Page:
This same longing led the elderly Simeon to go up each day to the Temple, certain that his life would not end before he had held the Saviour in his arms. This longing led the Prodigal Son to abandon his self-destructive lifestyle and to seek his father’s embrace. This was the longing felt by the shepherd who left the ninety-nine sheep in order to seek out the one that was lost. Mary Magdalen experienced the same longing on that Sunday morning when she ran to the tomb and met her risen Master. Longing for God draws us out of our iron-clad isolation, which makes us think that nothing can change. Longing for God shatters our dreary routines and impels us to make the changes we want and need. Longing for God has its roots in the past yet does not remain there: it reaches out to the future. Believers who feel this longing are led by faith to seek God, as the Magi did, in the most distant corners of history, for they know that there the Lord awaits them. They go to the peripheries, to the frontiers, to places not yet evangelized, to encounter their Lord. Nor do they do this out of a sense of superiority, but rather as beggars who cannot ignore the eyes of those who for whom the Good News is still uncharted territory.

An entirely different attitude reigned in the palace of Herod, a short distance from Bethlehem, where no one realized what was taking place. As the Magi made their way, Jerusalem slept. It slept in collusion with a Herod who, rather than seeking, also slept. He slept, anesthetized by a cauterized conscience. He was bewildered, afraid. It is the bewilderment which, when faced with the newness that revolutionizes history, closes in on itself and its own achievements, its knowledge, its successes. The bewilderment of one who sits atop his wealth yet cannot see beyond it. The bewilderment lodged in the hearts of those who want to control everything and everyone. The bewilderment of those immersed in the culture of winning at any cost, in that culture where there is only room for “winners”, whatever the price. A bewilderment born of fear and foreboding before anything that challenges us, calls into question our certainties and our truths, our ways of clinging to the world and this life. Herod was afraid, and that fear led him to seek security in crime: “You kill the little ones in their bodies, because fear is killing you in your heart” (SAINT QUODVULTDEUS, Sermon 2 on the Creed: PL 40, 655).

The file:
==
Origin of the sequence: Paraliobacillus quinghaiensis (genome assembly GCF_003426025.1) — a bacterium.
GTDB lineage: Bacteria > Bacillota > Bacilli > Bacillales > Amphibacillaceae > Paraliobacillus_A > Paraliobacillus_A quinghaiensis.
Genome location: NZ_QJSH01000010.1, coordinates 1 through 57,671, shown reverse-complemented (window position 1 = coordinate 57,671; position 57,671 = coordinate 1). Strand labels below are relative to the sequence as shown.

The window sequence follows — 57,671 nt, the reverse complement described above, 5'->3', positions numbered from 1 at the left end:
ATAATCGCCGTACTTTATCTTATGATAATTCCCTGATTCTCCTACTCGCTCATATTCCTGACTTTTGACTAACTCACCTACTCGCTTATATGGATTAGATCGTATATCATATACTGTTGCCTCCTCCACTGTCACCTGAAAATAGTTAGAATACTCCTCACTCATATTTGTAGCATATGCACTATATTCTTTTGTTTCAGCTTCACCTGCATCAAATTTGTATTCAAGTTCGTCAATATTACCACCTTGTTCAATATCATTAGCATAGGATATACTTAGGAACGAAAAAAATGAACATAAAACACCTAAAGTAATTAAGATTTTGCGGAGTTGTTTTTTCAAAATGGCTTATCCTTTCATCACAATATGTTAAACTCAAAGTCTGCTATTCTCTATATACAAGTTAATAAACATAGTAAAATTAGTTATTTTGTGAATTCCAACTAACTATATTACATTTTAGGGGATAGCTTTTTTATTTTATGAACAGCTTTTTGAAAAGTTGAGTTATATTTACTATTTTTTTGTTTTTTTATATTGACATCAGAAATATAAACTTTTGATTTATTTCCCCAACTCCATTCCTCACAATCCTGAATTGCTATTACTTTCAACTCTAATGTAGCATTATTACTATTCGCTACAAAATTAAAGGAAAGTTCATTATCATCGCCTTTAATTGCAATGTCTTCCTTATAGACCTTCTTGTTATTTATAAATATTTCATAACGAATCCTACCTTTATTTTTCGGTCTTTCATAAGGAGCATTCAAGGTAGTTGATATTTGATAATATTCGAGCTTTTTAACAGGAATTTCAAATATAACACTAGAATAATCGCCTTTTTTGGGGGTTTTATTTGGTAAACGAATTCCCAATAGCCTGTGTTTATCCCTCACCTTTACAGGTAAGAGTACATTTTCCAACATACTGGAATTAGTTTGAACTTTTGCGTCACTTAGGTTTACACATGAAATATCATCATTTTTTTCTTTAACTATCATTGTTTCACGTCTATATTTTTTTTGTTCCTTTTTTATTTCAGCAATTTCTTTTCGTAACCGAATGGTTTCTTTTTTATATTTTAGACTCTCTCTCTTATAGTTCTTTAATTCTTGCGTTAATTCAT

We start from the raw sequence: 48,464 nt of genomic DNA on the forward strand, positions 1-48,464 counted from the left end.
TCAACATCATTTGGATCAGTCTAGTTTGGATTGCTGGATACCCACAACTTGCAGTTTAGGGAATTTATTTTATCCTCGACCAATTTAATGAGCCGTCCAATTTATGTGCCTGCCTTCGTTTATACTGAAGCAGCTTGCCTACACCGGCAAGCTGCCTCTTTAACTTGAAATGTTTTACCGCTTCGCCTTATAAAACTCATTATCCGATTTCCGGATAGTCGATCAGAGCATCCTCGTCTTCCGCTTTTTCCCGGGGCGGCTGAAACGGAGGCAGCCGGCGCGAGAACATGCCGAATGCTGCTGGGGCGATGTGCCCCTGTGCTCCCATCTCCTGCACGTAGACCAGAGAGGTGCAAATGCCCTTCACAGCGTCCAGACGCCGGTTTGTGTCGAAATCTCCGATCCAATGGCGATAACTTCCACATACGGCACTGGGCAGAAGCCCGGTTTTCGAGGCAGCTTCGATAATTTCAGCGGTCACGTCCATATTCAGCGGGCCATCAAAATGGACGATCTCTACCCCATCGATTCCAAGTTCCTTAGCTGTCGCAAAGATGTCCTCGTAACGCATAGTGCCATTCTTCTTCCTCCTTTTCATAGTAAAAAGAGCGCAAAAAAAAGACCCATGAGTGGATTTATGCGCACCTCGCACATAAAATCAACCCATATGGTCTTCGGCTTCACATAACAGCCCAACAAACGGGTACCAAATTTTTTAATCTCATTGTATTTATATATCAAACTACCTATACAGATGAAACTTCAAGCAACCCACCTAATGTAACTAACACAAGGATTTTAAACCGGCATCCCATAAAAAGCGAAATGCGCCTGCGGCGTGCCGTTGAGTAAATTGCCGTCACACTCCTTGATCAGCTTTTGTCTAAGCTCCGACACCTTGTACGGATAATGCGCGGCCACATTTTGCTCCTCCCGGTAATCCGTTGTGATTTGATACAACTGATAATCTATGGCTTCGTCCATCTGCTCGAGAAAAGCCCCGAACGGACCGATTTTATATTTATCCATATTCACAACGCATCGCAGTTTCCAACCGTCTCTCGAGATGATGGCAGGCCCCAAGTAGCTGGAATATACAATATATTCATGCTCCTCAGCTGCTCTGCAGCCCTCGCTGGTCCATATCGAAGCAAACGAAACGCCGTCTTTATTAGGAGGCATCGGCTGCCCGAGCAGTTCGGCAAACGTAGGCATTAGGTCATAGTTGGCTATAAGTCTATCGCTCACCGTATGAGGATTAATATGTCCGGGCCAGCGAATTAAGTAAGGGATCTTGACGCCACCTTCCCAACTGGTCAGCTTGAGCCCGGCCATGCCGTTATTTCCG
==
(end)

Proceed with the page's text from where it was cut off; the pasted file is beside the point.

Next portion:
We want to worship. Those men came from the East to worship, and they came to do so in the place befitting a king: a palace. Their quest led them there, for it was fitting that a king should be born in a palace, amid a court and all his subjects. For that is a sign of power, success, a life of achievement. One might well expect a king to be venerated, feared and adulated. True, but not necessarily loved. For those are worldly categories, the paltry idols to which we pay homage: the cult of power, outward appearances and superiority. Idols that promise only sorrow and enslavement.

It was there, in that place, that those men, come from afar, would embark upon their longest journey. There they set out boldly on a more arduous and complicated journey. They had to discover that what they sought was not in a palace, but elsewhere, both existentially and geographically. There, in the palace, they did not see the star guiding them to discover a God who wants to be loved. For only under the banner of freedom, not tyranny, is it possible to realize that the gaze of this unknown but desired king does not abase, enslave, or imprison us. To realize that the gaze of God lifts up, forgives and heals. To realize that God wanted to be born where we least expected, or perhaps desired, in a place where we so often refuse him. To realize that in God’s eyes there is always room for those who are wounded, weary, mistreated and abandoned. That his strength and his power are called mercy. For some of us, how far Jerusalem is from Bethlehem!

Herod is unable to worship because he could not or would not change his own way of looking at things. He did not want to stop worshiping himself, believing that everything revolved around him. He was unable to worship, because his aim was to make others worship him. Nor could the priests worship, because although they had great knowledge, and knew the prophecies, they were not ready to make the journey or to change their ways.

The Magi experienced longing; they were tired of the usual fare. They were all too familiar with, and weary of, the Herods of their own day. But there, in Bethlehem, was a promise of newness, of gratuitousness. There something new was taking place. The Magi were able to worship, because they had the courage to set out. And as they fell to their knees before the small, poor and vulnerable Infant, the unexpected and unknown Child of Bethlehem, they discovered the glory of God.